The longest government shutdown in U.S. history has magnified a bitter political debate in Congress over border-security protection. But it has also shined the spotlight on a much-needed debate: How much government is really needed for society to function properly?
The phrase ‘government shutdown’ refers to a permanent or temporary gap in funding for federal agencies, programs and departments. These agencies rely on annual funding appropriations made by Congress. This means their annual budgets must be passed by Congress and the President. A total of 12 appropriation bills are needed to ensure no government agency goes without funding. As such, government shutdowns can be avoided either by passing appropriations or by enacting a continuing resolution (CR). In the absence of full appropriations, a CR extends funding levels from the previous year.
Government agencies get shut down when their full-year or interim funding expires and their appropriation bills are not signed by Congress. Whereas the current shutdown is tied to border-security funding, previous closures stemmed from disagreements over deficit reduction (1990, 1995), Medicare premiums (1995), abortion (1977) and other critical issues. In the United States, government operations that are not funded in time must cease operations under the Antideficiency Act. Only operations that are authorized by law continue to function during this period. In other words, federal agencies must continue all non-essential functions until new funding legislation is passed. Essential services and mandatory spending programs continue to function during this time.
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Since the modern budget process began in 1976, there have been 20 ‘funding gaps,’ or partial government shutdowns. They’ve varied from as short as a few hours to five weeks and counting.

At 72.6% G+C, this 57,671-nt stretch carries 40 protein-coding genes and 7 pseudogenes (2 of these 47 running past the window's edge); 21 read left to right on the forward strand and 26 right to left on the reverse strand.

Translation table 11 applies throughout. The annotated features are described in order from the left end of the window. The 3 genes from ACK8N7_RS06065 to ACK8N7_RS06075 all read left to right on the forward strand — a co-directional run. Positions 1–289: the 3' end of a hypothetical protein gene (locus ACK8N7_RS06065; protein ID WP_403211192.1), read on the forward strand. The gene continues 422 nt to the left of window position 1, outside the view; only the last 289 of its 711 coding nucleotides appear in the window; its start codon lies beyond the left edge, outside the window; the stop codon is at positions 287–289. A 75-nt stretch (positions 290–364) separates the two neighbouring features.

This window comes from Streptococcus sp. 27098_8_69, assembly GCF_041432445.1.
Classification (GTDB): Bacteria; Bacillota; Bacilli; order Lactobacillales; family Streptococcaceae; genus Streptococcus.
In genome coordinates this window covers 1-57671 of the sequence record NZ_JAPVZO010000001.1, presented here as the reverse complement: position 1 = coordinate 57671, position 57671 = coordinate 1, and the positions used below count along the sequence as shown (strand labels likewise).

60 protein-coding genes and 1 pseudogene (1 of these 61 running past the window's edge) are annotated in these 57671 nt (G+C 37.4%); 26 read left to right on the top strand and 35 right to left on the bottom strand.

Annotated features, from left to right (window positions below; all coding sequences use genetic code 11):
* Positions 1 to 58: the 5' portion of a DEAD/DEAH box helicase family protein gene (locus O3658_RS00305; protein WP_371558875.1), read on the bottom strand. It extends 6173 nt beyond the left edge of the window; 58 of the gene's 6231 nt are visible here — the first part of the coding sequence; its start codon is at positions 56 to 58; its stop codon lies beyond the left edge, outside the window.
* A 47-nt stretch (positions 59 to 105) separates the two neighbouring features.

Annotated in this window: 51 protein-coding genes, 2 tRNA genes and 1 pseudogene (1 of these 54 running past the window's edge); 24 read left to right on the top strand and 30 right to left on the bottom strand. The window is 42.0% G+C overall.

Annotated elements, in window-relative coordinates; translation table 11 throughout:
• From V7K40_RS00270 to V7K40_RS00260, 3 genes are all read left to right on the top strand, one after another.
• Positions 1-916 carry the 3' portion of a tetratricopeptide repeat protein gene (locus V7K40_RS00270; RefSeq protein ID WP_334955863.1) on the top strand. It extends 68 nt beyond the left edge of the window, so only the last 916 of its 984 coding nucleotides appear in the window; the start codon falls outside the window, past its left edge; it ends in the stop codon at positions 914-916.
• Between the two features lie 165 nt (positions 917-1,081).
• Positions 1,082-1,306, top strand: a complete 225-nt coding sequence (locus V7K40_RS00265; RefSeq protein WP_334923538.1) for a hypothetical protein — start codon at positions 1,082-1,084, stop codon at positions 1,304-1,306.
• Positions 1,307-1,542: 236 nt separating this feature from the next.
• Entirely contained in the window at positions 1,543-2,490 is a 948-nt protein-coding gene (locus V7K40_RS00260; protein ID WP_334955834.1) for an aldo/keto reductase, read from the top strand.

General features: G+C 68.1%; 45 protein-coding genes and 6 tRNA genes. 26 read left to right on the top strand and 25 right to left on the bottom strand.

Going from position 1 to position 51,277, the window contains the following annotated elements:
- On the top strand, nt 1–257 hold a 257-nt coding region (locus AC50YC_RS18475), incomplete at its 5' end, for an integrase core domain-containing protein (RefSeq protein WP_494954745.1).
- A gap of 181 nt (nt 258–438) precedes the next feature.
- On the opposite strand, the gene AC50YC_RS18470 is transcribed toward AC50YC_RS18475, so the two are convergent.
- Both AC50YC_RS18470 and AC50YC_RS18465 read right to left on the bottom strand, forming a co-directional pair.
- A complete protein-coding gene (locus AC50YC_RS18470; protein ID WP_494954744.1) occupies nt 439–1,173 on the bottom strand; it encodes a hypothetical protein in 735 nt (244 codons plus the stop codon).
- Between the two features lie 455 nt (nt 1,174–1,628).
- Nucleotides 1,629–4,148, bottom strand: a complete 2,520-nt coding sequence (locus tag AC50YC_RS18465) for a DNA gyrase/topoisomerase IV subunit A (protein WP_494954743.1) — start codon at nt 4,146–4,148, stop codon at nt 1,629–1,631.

Government Shutdown and the Economy
Although government shutdowns have become fairly common under current President Donald Trump, the latest budget impasse has stretched on for over five weeks, shattering the previous record. An estimated 800,000 federal employees are without pay as a result of the partial shutdown. On January 25, they will have missed their second full paycheck since the impasse began.
Of course, nearly one million federal employees and contractors offering non-essential services bring up important philosophical questions about taxation and the role of government in the economy. This debate is outside the scope of our current discussion but will likely be re-visited by taxpayers and politicians in the future. Presently, however, the government has a significant impact on the economy.
For starters, federal spending alone accounts for a whopping 21% of U.S. gross domestic product (GDP). Wages paid to employees feed directly into consumption, which impacts more than two-thirds of the U.S. economy. (America, like many of its advanced-industrialized peers, is a consumer-driven economy.)
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The U.S. Chamber of Commerce has warned that a prolonged shutdown will have adverse effects on American businesses and has urged Democrats and Republicans to seek out new budget arrangements as soon as possible.
“The shutdown is harming the American people, the business community, and the economy,” Chamber executive vice president Neil Bradley told Congress in a letter earlier this month. “The adverse consequences of the shutdown are wide and growing.”
According to the Committee for a Responsible Federal Budget, government shutdowns tend to cost, rather than save, money. Costly contingency plans, the loss of user fees and employee pay gaps can end up costing more in the short run. The 16-day shutdown of 2013 cost the government $2.5 billion in lost productivity, weaker GDP growth and declining investor confidence. According to Barron’s, every $1 of reduced federal spending can lower GDP by up to $1.90 if multiplier and indirect effects are factored. Of course, this analysis does not consider the potential long-term benefits of a smaller public sector and the lower taxes that would likely result from that shift.
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The Bottom Line
As the partial government shutdown continues, Congress and the President will be under renewed pressure to get a new funding deal in place. It remains to be seen whether a compromise on border-security funding can be reached anytime soon. In the meantime, President Trump can still declare a national emergency, which would allow him to divert funds from the Department of Defense into building a new border wall.
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